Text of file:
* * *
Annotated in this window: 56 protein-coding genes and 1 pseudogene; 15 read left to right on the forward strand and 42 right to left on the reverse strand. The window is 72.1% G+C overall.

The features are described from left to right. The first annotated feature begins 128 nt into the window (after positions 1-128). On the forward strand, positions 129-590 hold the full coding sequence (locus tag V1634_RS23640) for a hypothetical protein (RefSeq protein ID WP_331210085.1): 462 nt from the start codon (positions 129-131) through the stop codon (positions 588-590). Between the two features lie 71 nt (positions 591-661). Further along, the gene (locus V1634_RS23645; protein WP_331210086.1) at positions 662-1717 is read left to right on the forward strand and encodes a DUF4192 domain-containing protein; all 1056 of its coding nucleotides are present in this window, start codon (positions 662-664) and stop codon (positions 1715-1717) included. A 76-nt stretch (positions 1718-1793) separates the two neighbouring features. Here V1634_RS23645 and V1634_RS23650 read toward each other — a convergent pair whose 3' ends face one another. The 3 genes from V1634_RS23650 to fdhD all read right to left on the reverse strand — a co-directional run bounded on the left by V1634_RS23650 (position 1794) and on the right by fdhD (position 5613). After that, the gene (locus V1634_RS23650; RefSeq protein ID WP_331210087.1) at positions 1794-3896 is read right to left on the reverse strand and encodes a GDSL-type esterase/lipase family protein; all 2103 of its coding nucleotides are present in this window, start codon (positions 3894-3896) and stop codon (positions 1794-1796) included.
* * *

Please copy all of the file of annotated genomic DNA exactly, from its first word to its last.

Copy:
Annotated in this window: 56 protein-coding genes and 1 pseudogene; 15 read left to right on the forward strand and 42 right to left on the reverse strand. The window is 72.1% G+C overall.

The features are described from left to right. The first annotated feature begins 128 nt into the window (after positions 1-128). On the forward strand, positions 129-590 hold the full coding sequence (locus tag V1634_RS23640) for a hypothetical protein (RefSeq protein ID WP_331210085.1): 462 nt from the start codon (positions 129-131) through the stop codon (positions 588-590). Between the two features lie 71 nt (positions 591-661). Further along, the gene (locus V1634_RS23645; protein WP_331210086.1) at positions 662-1717 is read left to right on the forward strand and encodes a DUF4192 domain-containing protein; all 1056 of its coding nucleotides are present in this window, start codon (positions 662-664) and stop codon (positions 1715-1717) included. A 76-nt stretch (positions 1718-1793) separates the two neighbouring features. Here V1634_RS23645 and V1634_RS23650 read toward each other — a convergent pair whose 3' ends face one another. The 3 genes from V1634_RS23650 to fdhD all read right to left on the reverse strand — a co-directional run bounded on the left by V1634_RS23650 (position 1794) and on the right by fdhD (position 5613). After that, the gene (locus V1634_RS23650; RefSeq protein ID WP_331210087.1) at positions 1794-3896 is read right to left on the reverse strand and encodes a GDSL-type esterase/lipase family protein; all 2103 of its coding nucleotides are present in this window, start codon (positions 3894-3896) and stop codon (positions 1794-1796) included.